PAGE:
The independent welfare panel that was set up by the thoroughbred industry earlier this year, and is chaired by former Victorian Premier Dr Denis Napthine, is calling for submissions from interested parties to assist its aim of improving the welfare of horses leaving the racing and breeding industries.
From today until 12pm on Friday, July 24 2020, the Thoroughbred Aftercare Welfare Working Group (TAWWG) is seeking submissions from any groups or individuals who wish to have their say on the best methods of protecting the health and wellbeing of all thoroughbred horses, most notably those exiting the racing and breeding industry.
These submissions will feed into the panel’s report, due for publication later this year, which will make practical recommendations to assist the thoroughbred racing and breeding industries in improving welfare outcomes.
The four-person panel, which was formed by Thoroughbred Breeders Australia (TBA) in conjunction with a host of industry stakeholders including the Australian Trainers’ Association and Australian Jockeys’ Association, is made up of Dr Napthine, who also previously served as Victoria’s Minister for Racing and is a qualified veterinarian; Dr Ken Jacobs, a former director of the Australian Veterinary Association; Dr Bidda Jones, Chief Science and Strategy Officer for RSPCA Australia; and Jack Lake, a senior advisor on agricultural policy in the governments led by former prime ministers Bob Hawke, Paul Keating and Kevin Rudd.
As well as taking written submissions, the TAWWG will also aim to meet with a range of stakeholders from both inside and outside the racing and breeding industries, including animal welfare groups, over the coming months.
“This project can only be successful if there is strong engagement from all stakeholders, including animal welfare groups, the racing and breeding industries and indeed anyone who has valuable insights to share, so we would encourage as many people as possible to come forward and have their say,” said Dr Napthine.
“This important process will be open and transparent, and so anyone who wishes to provide their views, information and expertise will be given the opportunity to assist the panel’s considerations and guide our consultation process.
“We look forward to engaging with a wide range of people so that we can formulate a plan to ensure the health and welfare of all thoroughbreds, particularly those who have retired or who never made it to the racetrack.
“Thoroughbreds are central to an industry that provides 72,000 full-time jobs and generates more than $9 billion each year in direct and indirect benefits to Australia’s economy, so the industry has a duty of care to look after them before, during and after their racing careers.”
During their extensive consultation period, the TAWWG will also be seeking assistance and advice from an industry steering group comprising leading trainer Chris Waller, best known for training Winx; Neil Werrett, Board Member of the Victoria Racing Club and part-owner of Black Caviar; Vin Cox, Managing Director of Godolphin Australia; John Kelly, owner of Newhaven Park Stud; Martin Talty, CEO of the Australian Jockeys’ Association; Andrew Nichol, CEO of the Australian Trainers’ Association; and Tom Reilly, CEO of Thoroughbred Breeders Australia.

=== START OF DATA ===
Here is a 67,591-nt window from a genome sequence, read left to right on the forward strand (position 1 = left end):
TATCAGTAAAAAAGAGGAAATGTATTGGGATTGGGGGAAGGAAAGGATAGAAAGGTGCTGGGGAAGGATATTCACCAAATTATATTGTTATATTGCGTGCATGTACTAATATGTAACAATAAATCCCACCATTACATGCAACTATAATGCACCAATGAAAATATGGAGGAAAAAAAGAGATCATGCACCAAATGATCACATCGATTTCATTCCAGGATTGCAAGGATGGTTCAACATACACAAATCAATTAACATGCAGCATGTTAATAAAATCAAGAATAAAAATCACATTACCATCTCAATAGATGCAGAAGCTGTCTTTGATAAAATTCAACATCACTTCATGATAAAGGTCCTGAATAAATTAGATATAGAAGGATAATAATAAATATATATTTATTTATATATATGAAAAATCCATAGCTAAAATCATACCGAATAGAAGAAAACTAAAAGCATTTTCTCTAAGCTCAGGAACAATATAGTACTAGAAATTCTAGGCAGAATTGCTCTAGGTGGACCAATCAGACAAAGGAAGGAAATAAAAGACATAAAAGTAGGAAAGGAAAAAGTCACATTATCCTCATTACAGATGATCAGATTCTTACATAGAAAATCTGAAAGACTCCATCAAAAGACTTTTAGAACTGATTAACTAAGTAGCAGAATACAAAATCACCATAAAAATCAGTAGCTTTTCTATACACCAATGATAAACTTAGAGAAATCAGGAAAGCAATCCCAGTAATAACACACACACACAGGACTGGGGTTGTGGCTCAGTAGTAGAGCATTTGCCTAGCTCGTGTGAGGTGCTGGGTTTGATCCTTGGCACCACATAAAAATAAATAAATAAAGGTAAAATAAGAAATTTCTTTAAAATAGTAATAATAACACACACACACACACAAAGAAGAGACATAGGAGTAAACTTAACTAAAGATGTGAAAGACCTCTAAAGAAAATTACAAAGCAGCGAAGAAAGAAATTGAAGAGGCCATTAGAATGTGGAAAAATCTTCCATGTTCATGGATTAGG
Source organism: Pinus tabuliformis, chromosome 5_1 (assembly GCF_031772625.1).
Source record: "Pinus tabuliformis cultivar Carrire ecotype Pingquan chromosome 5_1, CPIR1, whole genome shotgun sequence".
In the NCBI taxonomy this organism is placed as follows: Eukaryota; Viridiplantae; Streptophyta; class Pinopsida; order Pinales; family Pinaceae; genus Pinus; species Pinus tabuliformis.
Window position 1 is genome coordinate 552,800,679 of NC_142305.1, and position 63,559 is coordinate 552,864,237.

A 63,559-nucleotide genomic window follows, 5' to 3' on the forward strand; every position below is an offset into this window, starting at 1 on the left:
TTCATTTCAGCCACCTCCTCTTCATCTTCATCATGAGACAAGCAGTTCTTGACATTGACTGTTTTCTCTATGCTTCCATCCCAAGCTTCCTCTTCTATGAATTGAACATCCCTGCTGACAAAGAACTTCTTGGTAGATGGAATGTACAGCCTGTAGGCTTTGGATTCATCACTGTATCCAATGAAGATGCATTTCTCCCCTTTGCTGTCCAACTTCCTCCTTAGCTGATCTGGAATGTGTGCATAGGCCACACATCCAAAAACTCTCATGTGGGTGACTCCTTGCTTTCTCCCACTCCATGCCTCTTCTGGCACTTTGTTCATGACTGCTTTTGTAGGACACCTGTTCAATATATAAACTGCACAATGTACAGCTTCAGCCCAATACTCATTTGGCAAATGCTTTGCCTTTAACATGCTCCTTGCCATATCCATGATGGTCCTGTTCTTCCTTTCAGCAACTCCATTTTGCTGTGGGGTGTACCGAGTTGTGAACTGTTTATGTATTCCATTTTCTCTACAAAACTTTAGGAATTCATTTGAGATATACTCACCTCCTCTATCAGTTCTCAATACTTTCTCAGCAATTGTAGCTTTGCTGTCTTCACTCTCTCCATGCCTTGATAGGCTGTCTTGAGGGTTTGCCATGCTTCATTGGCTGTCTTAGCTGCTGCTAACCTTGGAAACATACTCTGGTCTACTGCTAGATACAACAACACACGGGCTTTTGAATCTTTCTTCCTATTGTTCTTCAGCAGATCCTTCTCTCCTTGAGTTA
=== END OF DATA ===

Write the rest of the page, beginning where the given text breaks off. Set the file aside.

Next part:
Any groups or individuals considering making a submission are first encouraged to read the issues paper available online at the TAWWG’s official website (thoroughbredwelfareinitiative.org.au). The paper raises a number of topics and questions that the panel believe are relevant to their work.
“We are grateful to the panel for giving their time and expertise for this project, which is so important for the future of the thoroughbred industry and our horses,” said Mr Reilly.
“I am hopeful that every organisation or person with an interest in thoroughbred welfare will want to contribute, from governments to regulators through to participants and welfare groups.”
The TAWWG may wish to quote from extracts of submissions, with appropriate attribution, unless those making submissions request they remain confidential. Submissions can be emailed to email@example.com or posted to TAWWG, PO Box 149, Canterbury, NSW 2193.
For more information, please visit thoroughbredwelfareinitiative.org.au
For more information contact:
Dr Denis Napthine
Background: In February this year the federal, state and territory governments established working groups to look at developing standards and guidelines for the welfare and transport of horses, and also the feasibility of a national horse traceability register.
In a report tabled in November last year, the Senate Rural and Regional Affairs and Transport Committee recommended the development of a traceability register. They said the register must serve a biosecurity function at its core, but also be designed in a way “that enables additional features to be incorporated into the system as it progresses” including the tracking of retired racehorses.